Feeds

Sony investor wants to break up firm, re-invest in hardware biz

Loeb's masterplan calls for IPO of entertainment arm

Internet Security Threat Report 2014

Sony’s biggest shareholder wants to break up the firm, spinning off its highly profitable entertainment division to generate more cash to plough into its misfiring hardware biz.

Activist investor Daniel Loeb and his hedge fund Third Point has a 6.5 per cent stake in the venerable electronics giant, amounting to a whopping $1.1bn.

While applauding CEO Kazuo Hirai’s efforts to turn the ailing Japanese firm around, he outlined radical additional steps in a bold letter apparently hand-delivered to the Sony boss.

The centrepiece of Loeb’s grand plan is as follows: “Take public a 15—20 per cent stake in Sony Entertainment, allowing it to thrive independently with the support of the Sony parent company while increasing capital to revitalise Sony Electronics”.

Loeb said Third Point will stump up ¥150bn-¥200bn (£978m-£1.3bn) to support the IPO of the “hidden gem” of Sony Entertainment – home to world class musicians and lucrative Hollywood movie franchises.

He also wants Sony to sell its 60 per cent stake in insurance arm Sony Financial, moves which would effectively slim the firm down to its core hardware business, including PlayStations, cameras, TVs and Xperia smartphones.

While Loeb declined to detail exactly how he would use the extra cash to turn Sony Electronics around, he argued the business has suffered from a lack of focus, claiming its PC and DVD product lines “lack scale and provide commoditised products at high costs to secularly challenged markets”.

“Sony’s Image Sensor business is large, rapidly growing, and profitable, but its contribution is masked by loss-making legacy semiconductor businesses,” he added.

Despite the bold intent, it’s unlikely that Hirai will go for such a major shake-up, given his stated aim has been to turn Sony into an Apple-like business that can provide users with content and hardware to consume it on.

Sony sent the following unequivocal response by way of a statement, to Reuters:

The entertainment businesses are important contributors to Sony's growth and are not for sale. We look forward to continuing constructive dialogue with our shareholders as we pursue our strategy.

®

Choosing a cloud hosting partner with confidence

More from The Register

next story
WHY did Sunday Mirror stoop to slurping selfies for smut sting?
Tabloid splashes, MP resigns - but there's a BIG copyright issue here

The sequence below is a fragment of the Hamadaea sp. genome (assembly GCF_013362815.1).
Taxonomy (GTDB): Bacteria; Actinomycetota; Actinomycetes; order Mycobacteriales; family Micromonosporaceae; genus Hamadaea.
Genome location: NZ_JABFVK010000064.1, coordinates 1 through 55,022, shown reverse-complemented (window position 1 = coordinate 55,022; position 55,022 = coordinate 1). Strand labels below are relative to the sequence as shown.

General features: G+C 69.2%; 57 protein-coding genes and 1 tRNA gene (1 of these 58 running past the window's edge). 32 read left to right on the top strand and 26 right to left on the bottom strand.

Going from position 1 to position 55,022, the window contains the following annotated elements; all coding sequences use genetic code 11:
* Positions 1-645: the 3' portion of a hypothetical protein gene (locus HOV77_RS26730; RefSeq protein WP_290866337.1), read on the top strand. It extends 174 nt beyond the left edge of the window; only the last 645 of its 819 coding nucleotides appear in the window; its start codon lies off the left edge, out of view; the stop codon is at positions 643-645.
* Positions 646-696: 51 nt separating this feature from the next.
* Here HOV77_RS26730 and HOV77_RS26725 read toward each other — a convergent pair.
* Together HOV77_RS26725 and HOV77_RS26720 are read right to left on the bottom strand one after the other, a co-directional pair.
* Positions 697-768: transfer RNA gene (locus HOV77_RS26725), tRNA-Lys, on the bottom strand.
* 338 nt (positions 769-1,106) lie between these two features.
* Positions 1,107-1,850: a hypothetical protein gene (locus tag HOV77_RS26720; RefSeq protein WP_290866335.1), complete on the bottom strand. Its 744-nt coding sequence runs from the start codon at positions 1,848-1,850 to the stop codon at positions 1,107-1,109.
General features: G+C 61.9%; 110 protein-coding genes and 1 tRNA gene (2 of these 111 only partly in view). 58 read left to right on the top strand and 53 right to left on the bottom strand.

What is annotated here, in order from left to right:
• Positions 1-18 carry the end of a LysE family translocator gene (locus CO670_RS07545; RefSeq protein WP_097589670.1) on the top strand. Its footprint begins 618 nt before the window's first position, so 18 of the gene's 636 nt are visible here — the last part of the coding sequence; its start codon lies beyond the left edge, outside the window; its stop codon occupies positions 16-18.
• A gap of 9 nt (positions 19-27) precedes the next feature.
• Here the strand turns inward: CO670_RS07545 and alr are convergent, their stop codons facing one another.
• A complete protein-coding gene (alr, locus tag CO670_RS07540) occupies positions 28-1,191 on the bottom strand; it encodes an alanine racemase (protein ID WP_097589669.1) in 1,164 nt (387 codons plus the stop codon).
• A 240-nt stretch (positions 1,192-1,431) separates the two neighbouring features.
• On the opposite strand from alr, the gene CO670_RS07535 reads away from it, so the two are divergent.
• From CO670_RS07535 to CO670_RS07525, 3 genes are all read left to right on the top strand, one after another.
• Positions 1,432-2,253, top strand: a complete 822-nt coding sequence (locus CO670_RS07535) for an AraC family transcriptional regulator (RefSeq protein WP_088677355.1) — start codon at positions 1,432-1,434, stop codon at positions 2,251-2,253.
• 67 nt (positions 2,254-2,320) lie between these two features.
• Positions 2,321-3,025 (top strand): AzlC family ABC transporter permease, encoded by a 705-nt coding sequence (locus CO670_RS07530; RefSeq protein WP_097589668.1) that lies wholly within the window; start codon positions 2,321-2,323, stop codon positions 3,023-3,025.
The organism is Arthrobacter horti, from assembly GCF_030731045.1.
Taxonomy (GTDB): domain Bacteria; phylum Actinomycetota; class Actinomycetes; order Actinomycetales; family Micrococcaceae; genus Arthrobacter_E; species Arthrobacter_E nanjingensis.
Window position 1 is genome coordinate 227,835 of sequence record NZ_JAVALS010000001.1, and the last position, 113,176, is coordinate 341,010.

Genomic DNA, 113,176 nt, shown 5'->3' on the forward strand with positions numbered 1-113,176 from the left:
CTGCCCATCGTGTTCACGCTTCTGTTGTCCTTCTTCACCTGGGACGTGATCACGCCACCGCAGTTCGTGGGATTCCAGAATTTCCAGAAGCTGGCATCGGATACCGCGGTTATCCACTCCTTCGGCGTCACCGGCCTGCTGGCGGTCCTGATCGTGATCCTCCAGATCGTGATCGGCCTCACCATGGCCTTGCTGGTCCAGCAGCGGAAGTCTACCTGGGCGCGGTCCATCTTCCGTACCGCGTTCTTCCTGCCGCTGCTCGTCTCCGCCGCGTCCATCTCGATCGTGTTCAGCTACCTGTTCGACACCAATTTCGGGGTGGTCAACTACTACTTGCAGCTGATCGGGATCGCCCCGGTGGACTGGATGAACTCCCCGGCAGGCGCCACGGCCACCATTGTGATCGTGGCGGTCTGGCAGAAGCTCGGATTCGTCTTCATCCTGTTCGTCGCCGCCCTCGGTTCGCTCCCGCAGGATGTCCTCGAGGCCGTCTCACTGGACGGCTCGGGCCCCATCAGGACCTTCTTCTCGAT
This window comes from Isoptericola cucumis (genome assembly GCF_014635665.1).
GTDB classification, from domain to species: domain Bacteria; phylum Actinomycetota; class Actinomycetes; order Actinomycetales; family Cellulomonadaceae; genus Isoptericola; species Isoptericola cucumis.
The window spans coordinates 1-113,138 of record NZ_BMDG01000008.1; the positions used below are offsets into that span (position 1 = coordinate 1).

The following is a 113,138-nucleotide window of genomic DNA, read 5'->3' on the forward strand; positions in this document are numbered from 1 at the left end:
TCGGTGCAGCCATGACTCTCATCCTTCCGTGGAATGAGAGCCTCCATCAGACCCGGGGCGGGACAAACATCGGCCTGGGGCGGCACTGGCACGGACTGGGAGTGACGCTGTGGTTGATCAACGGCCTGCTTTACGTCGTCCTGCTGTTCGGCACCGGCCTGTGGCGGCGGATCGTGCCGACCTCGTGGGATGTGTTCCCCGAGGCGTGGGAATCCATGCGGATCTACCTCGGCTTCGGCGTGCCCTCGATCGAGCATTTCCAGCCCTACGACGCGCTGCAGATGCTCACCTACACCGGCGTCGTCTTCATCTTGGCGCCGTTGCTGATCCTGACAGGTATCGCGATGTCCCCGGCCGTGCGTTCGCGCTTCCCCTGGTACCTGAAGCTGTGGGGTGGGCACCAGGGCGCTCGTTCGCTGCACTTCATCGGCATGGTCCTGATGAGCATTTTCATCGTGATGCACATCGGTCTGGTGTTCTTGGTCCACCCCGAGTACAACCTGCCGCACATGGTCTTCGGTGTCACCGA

Spies, avert eyes! Tim Berners-Lee demands a UK digital bill of rights
Lobbies tetchy MPs 'to end indiscriminate online surveillance'
How the FLAC do I tell MP3s from lossless audio?
Can you hear the difference? Can anyone?
Google hits back at 'Dear Rupert' over search dominance claims
Choc Factory sniffs: 'We're not pirate-lovers - also, you publish The Sun'
While you queued for an iPhone 6, Apple's Cook sold shares worth $35m
Right before the stock took a 3.8% dive amid bent and broken mobe drama
Inequality increasing? BOLLOCKS! You heard me: 'Screw the 1%'
There's morality and then there's economics ...
prev story

Whitepapers

Providing a secure and efficient Helpdesk
A single remote control platform for user support is be key to providing an efficient helpdesk. Retain full control over the way in which screen and keystroke data is transmitted.
Intelligent flash storage arrays
Tegile Intelligent Storage Arrays with IntelliFlash helps IT boost storage utilization and effciency while delivering unmatched storage savings and performance.
Beginner's guide to SSL certificates
De-mystify the technology involved and give you the information you need to make the best decision when considering your online security options.
Security for virtualized datacentres
Legacy security solutions are inefficient due to the architectural differences between physical and virtual environments.
Secure remote control for conventional and virtual desktops
Balancing user privacy and privileged access, in accordance with compliance frameworks and legislation. Evaluating any potential remote control choice.